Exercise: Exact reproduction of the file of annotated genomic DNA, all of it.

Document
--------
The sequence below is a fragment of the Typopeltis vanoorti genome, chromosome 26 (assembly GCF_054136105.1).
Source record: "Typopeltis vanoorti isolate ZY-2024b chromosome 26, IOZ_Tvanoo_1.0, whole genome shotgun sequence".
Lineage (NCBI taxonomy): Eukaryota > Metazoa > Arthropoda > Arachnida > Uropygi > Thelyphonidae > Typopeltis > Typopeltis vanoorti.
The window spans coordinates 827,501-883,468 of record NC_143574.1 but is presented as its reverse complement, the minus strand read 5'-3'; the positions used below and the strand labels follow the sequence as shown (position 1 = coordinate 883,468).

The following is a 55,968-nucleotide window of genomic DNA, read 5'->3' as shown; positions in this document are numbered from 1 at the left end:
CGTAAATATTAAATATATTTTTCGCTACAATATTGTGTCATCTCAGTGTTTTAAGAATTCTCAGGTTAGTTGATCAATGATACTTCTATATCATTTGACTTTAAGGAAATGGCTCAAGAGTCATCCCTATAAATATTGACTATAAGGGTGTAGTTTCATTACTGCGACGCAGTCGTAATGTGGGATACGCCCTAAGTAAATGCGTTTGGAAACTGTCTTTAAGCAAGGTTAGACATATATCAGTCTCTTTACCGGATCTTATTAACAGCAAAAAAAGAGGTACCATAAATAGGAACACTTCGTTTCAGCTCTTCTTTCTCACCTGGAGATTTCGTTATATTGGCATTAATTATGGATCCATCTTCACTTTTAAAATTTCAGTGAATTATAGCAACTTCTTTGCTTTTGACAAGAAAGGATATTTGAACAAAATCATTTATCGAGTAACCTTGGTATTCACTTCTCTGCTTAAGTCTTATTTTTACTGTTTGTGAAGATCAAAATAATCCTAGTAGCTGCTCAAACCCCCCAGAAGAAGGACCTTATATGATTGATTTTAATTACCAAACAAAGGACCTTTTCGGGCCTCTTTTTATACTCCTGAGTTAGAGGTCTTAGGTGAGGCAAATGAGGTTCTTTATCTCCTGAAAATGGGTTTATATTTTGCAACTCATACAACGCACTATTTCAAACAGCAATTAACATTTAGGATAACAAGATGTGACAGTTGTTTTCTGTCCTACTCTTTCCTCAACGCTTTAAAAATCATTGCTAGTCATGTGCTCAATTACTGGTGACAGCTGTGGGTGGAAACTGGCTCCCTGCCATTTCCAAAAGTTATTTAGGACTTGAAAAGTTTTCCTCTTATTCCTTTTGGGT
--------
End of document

The sequence below is a fragment of the Typopeltis vanoorti genome, chromosome 26 (assembly GCF_054136105.1).
Source record: "Typopeltis vanoorti isolate ZY-2024b chromosome 26, IOZ_Tvanoo_1.0, whole genome shotgun sequence".
Lineage (NCBI taxonomy): Eukaryota > Metazoa > Arthropoda > Arachnida > Uropygi > Thelyphonidae > Typopeltis > Typopeltis vanoorti.
The window spans coordinates 827,501-883,468 of record NC_143574.1 but is presented as its reverse complement, the minus strand read 5'-3'; the positions used below and the strand labels follow the sequence as shown (position 1 = coordinate 883,468).

The following is a 55,968-nucleotide window of genomic DNA, read 5'->3' as shown; positions in this document are numbered from 1 at the left end:
CGTAAATATTAAATATATTTTTCGCTACAATATTGTGTCATCTCAGTGTTTTAAGAATTCTCAGGTTAGTTGATCAATGATACTTCTATATCATTTGACTTTAAGGAAATGGCTCAAGAGTCATCCCTATAAATATTGACTATAAGGGTGTAGTTTCATTACTGCGACGCAGTCGTAATGTGGGATACGCCCTAAGTAAATGCGTTTGGAAACTGTCTTTAAGCAAGGTTAGACATATATCAGTCTCTTTACCGGATCTTATTAACAGCAAAAAAAGAGGTACCATAAATAGGAACACTTCGTTTCAGCTCTTCTTTCTCACCTGGAGATTTCGTTATATTGGCATTAATTATGGATCCATCTTCACTTTTAAAATTTCAGTGAATTATAGCAACTTCTTTGCTTTTGACAAGAAAGGATATTTGAACAAAATCATTTATCGAGTAACCTTGGTATTCACTTCTCTGCTTAAGTCTTATTTTTACTGTTTGTGAAGATCAAAATAATCCTAGTAGCTGCTCAAACCCCCCAGAAGAAGGACCTTATATGATTGATTTTAATTACCAAACAAAGGACCTTTTCGGGCCTCTTTTTATACTCCTGAGTTAGAGGTCTTAGGTGAGGCAAATGAGGTTCTTTATCTCCTGAAAATGGGTTTATATTTTGCAACTCATACAACGCACTATTTCAAACAGCAATTAACATTTAGGATAACAAGATGTGACAGTTGTTTTCTGTCCTACTCTTTCCTCAACGCTTTAAAAATCATTGCTAGTCATGTGCTCAATTACTGGTGACAGCTGTGGGTGGAAACTGGCTCCCTGCCATTTCCAAAAGTTATTTAGGACTTGAAAAGTTTTCCTCTTATTCCTTTTGGGT